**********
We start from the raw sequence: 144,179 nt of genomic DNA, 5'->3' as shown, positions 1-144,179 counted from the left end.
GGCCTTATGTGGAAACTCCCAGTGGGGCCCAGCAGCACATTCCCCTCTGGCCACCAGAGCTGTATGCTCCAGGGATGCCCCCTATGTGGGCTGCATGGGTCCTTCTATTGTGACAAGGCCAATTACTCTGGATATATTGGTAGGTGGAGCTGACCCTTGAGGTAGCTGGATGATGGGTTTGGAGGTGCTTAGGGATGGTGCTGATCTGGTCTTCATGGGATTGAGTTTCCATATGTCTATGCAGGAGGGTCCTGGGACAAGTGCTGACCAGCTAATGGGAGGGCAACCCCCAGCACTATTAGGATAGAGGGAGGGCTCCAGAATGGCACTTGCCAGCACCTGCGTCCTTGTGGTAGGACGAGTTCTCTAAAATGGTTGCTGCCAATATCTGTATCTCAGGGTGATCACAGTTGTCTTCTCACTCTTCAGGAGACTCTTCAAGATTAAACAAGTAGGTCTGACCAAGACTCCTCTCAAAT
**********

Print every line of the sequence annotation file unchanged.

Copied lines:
We start from the raw sequence: 144,179 nt of genomic DNA, 5'->3' as shown, positions 1-144,179 counted from the left end.
GGCCTTATGTGGAAACTCCCAGTGGGGCCCAGCAGCACATTCCCCTCTGGCCACCAGAGCTGTATGCTCCAGGGATGCCCCCTATGTGGGCTGCATGGGTCCTTCTATTGTGACAAGGCCAATTACTCTGGATATATTGGTAGGTGGAGCTGACCCTTGAGGTAGCTGGATGATGGGTTTGGAGGTGCTTAGGGATGGTGCTGATCTGGTCTTCATGGGATTGAGTTTCCATATGTCTATGCAGGAGGGTCCTGGGACAAGTGCTGACCAGCTAATGGGAGGGCAACCCCCAGCACTATTAGGATAGAGGGAGGGCTCCAGAATGGCACTTGCCAGCACCTGCGTCCTTGTGGTAGGACGAGTTCTCTAAAATGGTTGCTGCCAATATCTGTATCTCAGGGTGATCACAGTTGTCTTCTCACTCTTCAGGAGACTCTTCAAGATTAAACAAGTAGGTCTGACCAAGACTCCTCTCAAAT